A dive into Guam's food past. Where did it all come from?
Our food history on Guam is much a reflection of the food history of our planet. What we have today goes way back when to climate changes: events that caused apes to evolve from four-legged to two-legged creatures in search of food; events that allowed apes to cross over continents; and events that gave rise to humans living in communities, or civilizations. Our human evolution is directly related to the evolution of food, and how food was available, gathered, preserved, and cooked. The modern form of humans, or homo sapiens sapiens, is so young at just under 200,000 years compared to about 4 to 10 million years ago when the transition of ape to man is suspected to have started. Moreover, the original inhabitants of Guam, our ancient people, are believed to have reached the island around 4,000 years ago, or 2000 B.C. Before humans came upon her shores, a few indigenous foods grew there. These ancient Chamorros, along with the birds and the ocean currents, are suspected of carrying seeds from other lands to Guam. When we think about Guam food from the time before our time, we could use the available data from naturalists, archeologists, and historians like Lawrence J. Cunningham, William E. Safford, and Laura Thompson, in addition to the documentation from visitors and settlers that have passed through Guam.
These foods were on island before man arrived.
Bamboo shoots or pi'ao palao'an
Breadfruit, seeded, or dokdok
Freshwater foods like shrimp or uhang, and eels or asuli
Pandanus or kaffo' and pȧhong
Queen sago or fadang
Seafoods like fish or guihan, land crabs or pȧnglao, coconut crab or ayuyu, lobster or mahongang, clams or hima and pȧhgang, and turtles or haggan
These foods are what have been documented as foods brought to Guam by her first settlers.
Apighighi (apigige') lemmai - fermented breadfruit mixed with grated coconut, made into little pellets then baked
Areca/betel nut or mama'on and pugua'
Bananas or aga' and chotda
Bittermelon or atmagosu
Breadfruit or lemai
Coconut or niyok
Duck weed/water spinach or kangkong
Fruit bats or fanihi
Ginger of white coloring or hasngot
Ginger, wild, or mango'
Horseradish or maronggai and kutdes
Kelaguen or to cook without fire using lemon juice and salt
Mango or mȧngga
Rice or fa'i
Rice and grated coconut gruel or alȧguan
Rice cakes or poto and potu
Taro or suni
Sugarcane or tupu
Yam or dȧgu
Yam, wild, or gaddo'
References to baking foods wrapped in banana leaves
References to broiling food in embers of an open fire pit
References to carrying water in trunks of bamboo or bongbong
References to cooking in a deep pit or hoyu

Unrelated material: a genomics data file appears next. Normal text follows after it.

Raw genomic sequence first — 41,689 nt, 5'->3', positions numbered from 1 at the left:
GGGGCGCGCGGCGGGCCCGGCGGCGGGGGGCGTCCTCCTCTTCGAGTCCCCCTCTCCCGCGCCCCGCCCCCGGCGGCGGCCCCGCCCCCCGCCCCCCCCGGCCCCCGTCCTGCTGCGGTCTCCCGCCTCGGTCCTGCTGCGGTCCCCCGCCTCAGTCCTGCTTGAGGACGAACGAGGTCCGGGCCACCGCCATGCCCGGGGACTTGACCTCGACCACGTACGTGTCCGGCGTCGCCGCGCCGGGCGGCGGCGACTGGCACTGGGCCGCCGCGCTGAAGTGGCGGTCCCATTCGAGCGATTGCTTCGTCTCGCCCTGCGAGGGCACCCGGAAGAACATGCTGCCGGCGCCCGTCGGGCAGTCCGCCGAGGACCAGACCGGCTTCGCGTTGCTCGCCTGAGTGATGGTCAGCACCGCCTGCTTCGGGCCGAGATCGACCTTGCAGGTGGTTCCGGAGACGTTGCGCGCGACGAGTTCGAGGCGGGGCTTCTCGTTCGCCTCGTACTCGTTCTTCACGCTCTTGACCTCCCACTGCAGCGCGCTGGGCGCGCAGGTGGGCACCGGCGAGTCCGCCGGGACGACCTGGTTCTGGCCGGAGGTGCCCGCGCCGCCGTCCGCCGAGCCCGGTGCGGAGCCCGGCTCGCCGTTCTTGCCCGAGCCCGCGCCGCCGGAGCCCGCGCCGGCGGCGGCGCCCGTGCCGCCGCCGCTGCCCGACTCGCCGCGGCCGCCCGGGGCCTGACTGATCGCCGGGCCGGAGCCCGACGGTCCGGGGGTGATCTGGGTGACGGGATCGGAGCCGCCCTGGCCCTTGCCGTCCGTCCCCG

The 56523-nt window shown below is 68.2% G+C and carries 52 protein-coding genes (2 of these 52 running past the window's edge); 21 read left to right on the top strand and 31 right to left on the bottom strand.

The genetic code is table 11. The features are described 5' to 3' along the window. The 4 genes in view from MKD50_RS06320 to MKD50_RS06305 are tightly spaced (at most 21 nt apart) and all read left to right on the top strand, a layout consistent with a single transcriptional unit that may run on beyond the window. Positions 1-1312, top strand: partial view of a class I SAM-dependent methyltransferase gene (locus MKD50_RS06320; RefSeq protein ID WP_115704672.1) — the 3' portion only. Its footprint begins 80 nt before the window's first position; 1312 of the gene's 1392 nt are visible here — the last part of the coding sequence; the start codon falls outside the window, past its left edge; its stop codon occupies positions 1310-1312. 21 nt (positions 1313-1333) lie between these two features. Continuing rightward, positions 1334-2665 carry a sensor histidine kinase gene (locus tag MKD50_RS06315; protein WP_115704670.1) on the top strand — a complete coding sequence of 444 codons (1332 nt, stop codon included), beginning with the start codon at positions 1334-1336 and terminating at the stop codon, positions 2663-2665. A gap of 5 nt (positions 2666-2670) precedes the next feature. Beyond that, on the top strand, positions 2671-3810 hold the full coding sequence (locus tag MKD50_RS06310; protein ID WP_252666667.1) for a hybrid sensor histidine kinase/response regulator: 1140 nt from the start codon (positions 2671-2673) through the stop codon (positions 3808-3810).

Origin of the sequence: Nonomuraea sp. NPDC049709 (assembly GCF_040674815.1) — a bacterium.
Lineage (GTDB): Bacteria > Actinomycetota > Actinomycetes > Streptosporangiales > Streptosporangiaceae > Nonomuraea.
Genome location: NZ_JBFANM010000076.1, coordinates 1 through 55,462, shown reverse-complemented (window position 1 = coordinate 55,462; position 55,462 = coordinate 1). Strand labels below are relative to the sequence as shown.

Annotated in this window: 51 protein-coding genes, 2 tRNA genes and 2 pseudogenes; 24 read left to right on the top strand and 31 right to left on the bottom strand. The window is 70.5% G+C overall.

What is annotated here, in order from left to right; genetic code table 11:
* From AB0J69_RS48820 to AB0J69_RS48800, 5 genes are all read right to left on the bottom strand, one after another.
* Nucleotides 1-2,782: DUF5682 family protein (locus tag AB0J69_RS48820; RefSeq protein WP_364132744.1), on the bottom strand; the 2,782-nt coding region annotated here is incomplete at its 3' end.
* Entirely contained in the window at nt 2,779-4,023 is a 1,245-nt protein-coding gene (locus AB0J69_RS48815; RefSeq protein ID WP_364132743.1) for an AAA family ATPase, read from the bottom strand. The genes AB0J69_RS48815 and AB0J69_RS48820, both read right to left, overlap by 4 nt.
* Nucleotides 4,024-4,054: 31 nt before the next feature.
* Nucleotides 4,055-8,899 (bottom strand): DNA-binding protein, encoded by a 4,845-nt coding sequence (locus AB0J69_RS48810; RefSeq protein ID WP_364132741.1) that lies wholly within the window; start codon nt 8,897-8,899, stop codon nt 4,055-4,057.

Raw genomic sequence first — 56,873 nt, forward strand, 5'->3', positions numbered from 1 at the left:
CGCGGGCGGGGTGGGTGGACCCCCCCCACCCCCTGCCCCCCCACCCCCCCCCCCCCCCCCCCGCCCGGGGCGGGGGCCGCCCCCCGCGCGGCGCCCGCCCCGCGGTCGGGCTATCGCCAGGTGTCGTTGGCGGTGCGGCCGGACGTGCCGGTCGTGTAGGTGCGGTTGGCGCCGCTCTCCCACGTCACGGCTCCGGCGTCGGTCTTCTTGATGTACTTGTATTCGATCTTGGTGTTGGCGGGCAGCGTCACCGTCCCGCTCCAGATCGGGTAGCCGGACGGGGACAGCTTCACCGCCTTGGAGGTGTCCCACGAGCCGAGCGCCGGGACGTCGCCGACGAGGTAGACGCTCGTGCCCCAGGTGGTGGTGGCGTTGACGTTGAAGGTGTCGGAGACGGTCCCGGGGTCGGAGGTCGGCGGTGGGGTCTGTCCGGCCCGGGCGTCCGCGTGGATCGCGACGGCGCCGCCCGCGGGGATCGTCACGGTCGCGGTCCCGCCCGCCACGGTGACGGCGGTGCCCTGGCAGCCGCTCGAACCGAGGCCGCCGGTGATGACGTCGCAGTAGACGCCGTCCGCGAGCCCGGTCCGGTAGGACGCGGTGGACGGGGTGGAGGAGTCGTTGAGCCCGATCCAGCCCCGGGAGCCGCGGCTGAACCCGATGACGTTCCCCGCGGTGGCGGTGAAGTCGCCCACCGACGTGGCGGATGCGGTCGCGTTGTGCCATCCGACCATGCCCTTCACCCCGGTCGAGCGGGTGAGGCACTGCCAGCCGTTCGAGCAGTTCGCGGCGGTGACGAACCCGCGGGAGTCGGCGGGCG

References to using a mortar and pestle to smash breadfruit, grind rice, and grind herbs or lusong and lommok
References of having rice cakes blessed to heal the sick -- could this be poto / potu?
References to grating coconut with a kåmyo to make coconut milk and coconut oil
References to woven pandanus and banana leaves used as plates
Refereneces to gourds, pottery, and coconut shells used for liquids
The following are foods recorded by visitors and settlers in addition to the indigenous and ancient foods, according to the year of documentation. Keep in mind, however, that whalers and seafarers stopped on Guam for supplies long before Ferdinand Magellan floundered onto the island in 1521.
The year Guam was officially claimed for Spain by Miguel Lopez de Legazpi
Fowl or domesticated bird kept for eggs and flesh
About 100 years after Guam was claimed, Jesuit missionaries arrive on island to spread Christianity. They introduced a lot of food stuff, including how to grow and use corn.
Cacao or kakao
Corn or mai'es
Sweet potatoes or kamuti
References to use of garden hoe or fusinos
References to use of stone grinder or manos and metati
References to use of pickaxe or hachita
Bread of fine wheat flour
Hogs in salt
Pickled mangos or inasne mȧangga
Pickled fish or inasne guihan
Potatoes or batȧtas
Pumpkins or kalamasa
Watermelons or chandia
Cows or guaka
Oranges or kȧhet
Sugar or asukat
Betel pepper leaf or pupulu
BreadstuffsDeer or binȧdu
Cajan cajan/pigeon peas or lanta'as
Capers or atkaparas
Guava or ȧbas
Additional foods introduced to Guam from the Americas by the Spanish:
Avocado or alagetta
Chili pepper or doni'
Papaya or papȧya
Pineapple or pina
Soursop or laguanȧ
Tapioca or mendioka
Tomatoes or tumȧtes
Pedro's Ice Plant is established - "ice box"
The following are what Laura Thompson observed, as noted in her book, Guam and Its People.
Arrowroot tubers, ground and soaked to use as starch for making boñelos
Distilled liquor from fermented fruits or aguayente
Pepper or seasoned fina'denne'
Raised open hearths
Rice as an import
Tortillas made of ground corn for the noon meal
History of Apigige'
History of Guyuria
History of Kelaguen
History of Tamåles
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